Many believe that the Old Testament is no longer operational, as it was abolished when Jesus came and replaced it with the New Testament. As a result, they no longer take particular attention to the commands and instructions of the Lord imbedded therein. Instead, they look at the Old Testament books as mere providers of history for the New Testament books. This kind of persuasion is absurd and a gross misunderstanding of Scriptures. Rather than going into an endless debate, it is best that we consider what Jesus had to say. He said, “Do not think that I have come to abolish the Law or the Prophets; I have not come to abolish them but to fulfill them. I tell you the truth, until heaven and earth disappear, not the smallest letter, not the least stroke of a pen, will by any means disappear from the Law until everything is accomplished” (Matt. 5:17-18).
Clearly, the Old Testament—composed of the Law of Moses and the writings of the prophets—was not abolished by the coming of the Lord Jesus Christ. Rather, he came to fulfill or embody them. He gave substance to what the prophets had been saying all along. As for the Law of Moses, it is necessary that we categorize this into three—the moral law, civil law and sacrificial law—so that we can better understand how Jesus came to fulfil the righteous requirement of the Law. The first set of laws, the moral law, comprised the Ten Commandments. This was never abolished by the Lord Jesus Christ. In his own words, Jesus said to a young man who came asking how he could enter life, “If you want to enter life, obey the commandments” (Matt. 19:17). He emphasized the need to obey the Ten Commandments.
The second set of laws was the civil law. This governed the interpersonal relationships of people. To promote peace and harmony, the Law prescribed certain regulations that covered personal injuries, protection of properties and social responsibilities. Some of these were spelled out in the Book of Exodus 21 -23. These laws were not abolished by the Lord, but were reinforced when he said, “For I tell you that unless your righteousness surpasses that of the Pharisees and the teachers of the law, you will certainly not enter the kingdom of heaven” (Matt. 5:20). To surpass the righteousness of the Pharisee is to go beyond the letter of the law and live its spirit. In the succeeding verses, Jesus taught his disciples, among others, to live by the spirit of the Law by loving their enemies and not resorting to the old command of “eye for eye, and tooth for tooth.”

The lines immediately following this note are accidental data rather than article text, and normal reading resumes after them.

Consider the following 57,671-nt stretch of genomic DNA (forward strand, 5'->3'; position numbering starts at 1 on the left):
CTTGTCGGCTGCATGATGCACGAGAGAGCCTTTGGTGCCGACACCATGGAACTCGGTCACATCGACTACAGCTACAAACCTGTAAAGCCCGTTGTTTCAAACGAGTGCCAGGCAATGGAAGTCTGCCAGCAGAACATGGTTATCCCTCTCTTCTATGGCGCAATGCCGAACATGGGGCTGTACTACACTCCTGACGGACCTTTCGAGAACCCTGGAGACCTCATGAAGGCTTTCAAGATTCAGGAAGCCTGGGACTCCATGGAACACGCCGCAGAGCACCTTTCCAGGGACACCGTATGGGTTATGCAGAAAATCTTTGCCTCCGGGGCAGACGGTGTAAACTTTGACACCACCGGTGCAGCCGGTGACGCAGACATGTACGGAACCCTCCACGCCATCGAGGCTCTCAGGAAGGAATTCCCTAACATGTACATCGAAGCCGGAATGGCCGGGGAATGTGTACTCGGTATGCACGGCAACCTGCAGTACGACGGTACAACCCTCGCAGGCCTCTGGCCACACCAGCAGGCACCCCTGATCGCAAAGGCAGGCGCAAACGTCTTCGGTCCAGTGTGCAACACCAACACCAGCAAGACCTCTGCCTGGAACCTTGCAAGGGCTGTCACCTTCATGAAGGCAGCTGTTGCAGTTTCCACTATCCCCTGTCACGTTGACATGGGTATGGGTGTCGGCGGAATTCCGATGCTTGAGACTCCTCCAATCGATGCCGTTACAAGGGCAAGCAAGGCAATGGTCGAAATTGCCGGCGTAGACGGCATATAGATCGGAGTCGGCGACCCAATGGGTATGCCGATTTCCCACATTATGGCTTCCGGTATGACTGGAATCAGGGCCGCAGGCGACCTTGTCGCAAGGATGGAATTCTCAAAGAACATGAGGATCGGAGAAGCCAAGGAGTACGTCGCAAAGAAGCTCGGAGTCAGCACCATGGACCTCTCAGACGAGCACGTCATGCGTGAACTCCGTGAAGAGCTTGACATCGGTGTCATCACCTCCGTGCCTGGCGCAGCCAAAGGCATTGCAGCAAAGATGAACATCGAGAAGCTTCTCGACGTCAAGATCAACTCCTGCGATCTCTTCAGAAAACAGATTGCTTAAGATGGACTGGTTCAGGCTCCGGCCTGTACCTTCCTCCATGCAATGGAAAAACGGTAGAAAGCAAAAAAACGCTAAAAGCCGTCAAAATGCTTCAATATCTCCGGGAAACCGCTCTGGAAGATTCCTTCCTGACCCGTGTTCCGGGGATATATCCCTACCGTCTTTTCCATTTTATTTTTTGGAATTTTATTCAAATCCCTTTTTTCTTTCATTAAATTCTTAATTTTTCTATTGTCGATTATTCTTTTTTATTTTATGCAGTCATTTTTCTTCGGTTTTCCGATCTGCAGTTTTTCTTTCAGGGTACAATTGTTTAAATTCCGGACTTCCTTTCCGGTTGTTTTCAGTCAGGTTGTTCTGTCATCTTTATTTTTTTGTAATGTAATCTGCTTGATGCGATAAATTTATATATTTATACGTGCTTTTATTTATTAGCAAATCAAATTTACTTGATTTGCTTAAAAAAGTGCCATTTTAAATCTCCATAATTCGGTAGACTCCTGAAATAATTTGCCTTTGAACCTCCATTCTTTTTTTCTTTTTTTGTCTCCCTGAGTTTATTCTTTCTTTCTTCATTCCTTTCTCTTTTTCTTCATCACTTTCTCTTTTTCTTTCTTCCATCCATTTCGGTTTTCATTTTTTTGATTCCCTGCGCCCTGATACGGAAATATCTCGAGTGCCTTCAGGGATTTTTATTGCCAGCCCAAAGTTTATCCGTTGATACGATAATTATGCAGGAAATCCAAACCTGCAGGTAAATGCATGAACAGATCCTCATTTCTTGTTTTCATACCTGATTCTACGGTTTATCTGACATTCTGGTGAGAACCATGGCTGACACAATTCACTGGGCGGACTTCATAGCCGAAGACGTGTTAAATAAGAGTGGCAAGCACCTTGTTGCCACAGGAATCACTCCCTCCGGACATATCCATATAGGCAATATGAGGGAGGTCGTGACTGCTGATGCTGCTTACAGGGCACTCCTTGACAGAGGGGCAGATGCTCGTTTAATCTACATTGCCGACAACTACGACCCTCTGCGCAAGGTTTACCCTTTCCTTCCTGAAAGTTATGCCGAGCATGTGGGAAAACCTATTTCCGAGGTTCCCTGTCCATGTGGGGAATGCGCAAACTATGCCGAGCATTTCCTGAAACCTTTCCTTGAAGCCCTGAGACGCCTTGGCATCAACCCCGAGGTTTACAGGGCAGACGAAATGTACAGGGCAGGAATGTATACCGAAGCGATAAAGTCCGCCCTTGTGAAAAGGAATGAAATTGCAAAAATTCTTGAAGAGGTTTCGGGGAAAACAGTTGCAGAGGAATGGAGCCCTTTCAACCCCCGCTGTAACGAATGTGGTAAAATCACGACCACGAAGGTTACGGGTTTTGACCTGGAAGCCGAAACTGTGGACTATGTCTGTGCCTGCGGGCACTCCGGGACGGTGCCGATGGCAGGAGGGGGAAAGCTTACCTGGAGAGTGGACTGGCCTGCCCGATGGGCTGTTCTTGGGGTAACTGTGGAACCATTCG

The third set of laws was the sacrificial law. This covered the manner by which one who defiled himself or sinned against the Lord could be atoned or forgiven. In this law, it was required that the person who sinned offered sacrifices to God following certain ceremonies. Two of the mandatory sacrifices were the Sin Offering and Guilt Offering, where an animal had to be slaughtered and its blood sprinkled on them. This was the law that Jesus came to fulfil when he shed his blood for the remission of sins. This truth was appropriately presented in the Book of Hebrews: “Therefore, when Christ came into the world, he said: ‘Sacrifice and offering you did not desire, but a body you prepared for me; with burnt offerings and sin offerings you were not pleased.’ Then I said, ‘Here I am—it is written about me in the scroll—I have come to do your will, O God.’’ First, he said, “Sacrifices and offerings, burnt offerings and sin offerings you did not desire, nor were you pleased with them” (although the law required them to be made). Then he said, “Here I am, I have come to do your will.” He set aside the first to establish the second (Heb. 10:5-9).
Friends, it is the sacrificial law that Jesus came to fulfill and set aside. Because it is impossible for the blood of bulls and goats to take away sins, he came to offer his body, the perfect sacrifice. Therefore, we have been made holy through the sacrifice of the body of Jesus Christ once for all. There is no more need to offer the annual sacrifice. Jesus, the Lamb of God, has fulfilled the righteous requirement of the law. As for the other laws, these are still very much in effect. Let us then obey not the letter of these laws, but the spirit, and thus, exceed the righteousness of the Pharisees. The apostle Paul said, “The letter kills, but the Spirit gives life” (2 Cor. 3:6). Glory to God!